(c) OCD photo
The show is based around five performers - four men, one woman - and their high-energy acrobatics. The initial routines are based around standard gymnastic moves but press night nerves showed on occasion. Genevieve Morin, stood on the shoulders of her regular partner Antoine Auger, attempted to somersault and land back on Auger's shoulders. She slipped on the landing and jumped to the ground. Rather than carry on from that point, she chose to repeat the stunt. The execution this time was perfect and the audience sat up that bit straighter.
There is a wide range of skills and invention in Traces. Philip Rosenberg gives us a stunning display of hand balancing on a strange collection of melded mannequin parts; Jonathan Casaubon leaps off the teeterboard like a homecoming salmon; and Antoine Carabinier-Pine - a Wolverine-alike in beard and body - spins like a crazy coin inside the Single Wheel. The group's ensemble work on the Chinese Poles is a breathtaking display of skill, strength and showmanship.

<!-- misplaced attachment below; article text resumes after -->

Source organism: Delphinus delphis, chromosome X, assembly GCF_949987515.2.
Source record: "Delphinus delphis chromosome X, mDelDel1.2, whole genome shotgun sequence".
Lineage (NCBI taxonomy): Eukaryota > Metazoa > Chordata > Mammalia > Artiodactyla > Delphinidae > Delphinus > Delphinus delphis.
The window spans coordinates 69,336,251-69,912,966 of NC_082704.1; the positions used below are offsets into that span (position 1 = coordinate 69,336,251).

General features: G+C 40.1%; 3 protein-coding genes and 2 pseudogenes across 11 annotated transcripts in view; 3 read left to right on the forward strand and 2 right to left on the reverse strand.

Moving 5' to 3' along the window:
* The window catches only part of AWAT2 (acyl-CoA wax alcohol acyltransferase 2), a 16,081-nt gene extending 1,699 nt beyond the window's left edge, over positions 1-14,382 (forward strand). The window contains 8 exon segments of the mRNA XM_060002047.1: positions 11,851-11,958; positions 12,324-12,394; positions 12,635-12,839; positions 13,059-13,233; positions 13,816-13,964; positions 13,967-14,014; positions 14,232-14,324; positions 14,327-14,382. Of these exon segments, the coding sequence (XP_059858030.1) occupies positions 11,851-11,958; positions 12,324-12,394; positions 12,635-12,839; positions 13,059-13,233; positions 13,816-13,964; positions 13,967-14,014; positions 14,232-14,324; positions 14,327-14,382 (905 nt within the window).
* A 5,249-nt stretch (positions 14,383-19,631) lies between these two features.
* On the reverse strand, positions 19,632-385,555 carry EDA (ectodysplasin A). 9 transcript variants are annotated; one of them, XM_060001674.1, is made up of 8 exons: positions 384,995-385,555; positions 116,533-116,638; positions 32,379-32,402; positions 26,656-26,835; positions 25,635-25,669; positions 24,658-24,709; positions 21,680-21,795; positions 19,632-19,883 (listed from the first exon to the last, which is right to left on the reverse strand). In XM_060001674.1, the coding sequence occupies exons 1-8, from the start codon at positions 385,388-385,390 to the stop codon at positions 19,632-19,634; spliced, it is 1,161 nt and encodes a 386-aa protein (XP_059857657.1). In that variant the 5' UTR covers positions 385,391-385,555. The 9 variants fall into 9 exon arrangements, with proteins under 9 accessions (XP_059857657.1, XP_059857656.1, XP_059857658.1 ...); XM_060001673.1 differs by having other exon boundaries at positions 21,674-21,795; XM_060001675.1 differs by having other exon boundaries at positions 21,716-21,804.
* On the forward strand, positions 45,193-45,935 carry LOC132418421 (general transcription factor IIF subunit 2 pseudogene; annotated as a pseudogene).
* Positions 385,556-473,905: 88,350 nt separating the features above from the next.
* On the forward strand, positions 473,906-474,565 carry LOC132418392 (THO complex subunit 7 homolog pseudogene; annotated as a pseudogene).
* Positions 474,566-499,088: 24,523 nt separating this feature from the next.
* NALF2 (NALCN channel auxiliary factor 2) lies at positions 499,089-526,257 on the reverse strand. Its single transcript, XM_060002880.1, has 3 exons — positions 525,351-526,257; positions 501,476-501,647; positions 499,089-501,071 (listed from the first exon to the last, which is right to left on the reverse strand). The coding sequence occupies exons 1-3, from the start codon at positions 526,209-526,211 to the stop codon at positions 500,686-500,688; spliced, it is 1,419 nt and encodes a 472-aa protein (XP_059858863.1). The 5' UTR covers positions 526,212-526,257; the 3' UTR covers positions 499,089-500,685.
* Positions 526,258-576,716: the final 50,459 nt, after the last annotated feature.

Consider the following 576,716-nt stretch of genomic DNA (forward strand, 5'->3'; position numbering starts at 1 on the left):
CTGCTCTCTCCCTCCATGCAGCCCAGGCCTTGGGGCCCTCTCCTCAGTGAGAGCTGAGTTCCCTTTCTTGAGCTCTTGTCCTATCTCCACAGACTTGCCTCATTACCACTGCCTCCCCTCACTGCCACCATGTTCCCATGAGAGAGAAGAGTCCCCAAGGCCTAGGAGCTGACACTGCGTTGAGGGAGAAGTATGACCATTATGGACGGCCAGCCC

We loved Traces' many urban touches. Skateboards, skates and basketballs are incorporated into routines and much of the choreography is influenced by street dance. The music is a cosmopolitan mix which includes dirty funk, Celtic punk and layered Kodo drumming.
Traces is an exciting and fun experience which allows five talented acrobats to show off their not inconsiderable skill. The directors are to be commended for pacing the show well and never letting the initial momentum fall too far; the five-year-old seated next to us barely said a word throughout the hour-plus show other than "wow". Its a big thumbs up from us and two fingers up to a quiet night in.
Traces will be at the Peacock Theatre, Sadler's Wells until October 30. Tickets are £10 - £38 and available from the Sadler's Wells Box Office.
LinksThe trailer for Traces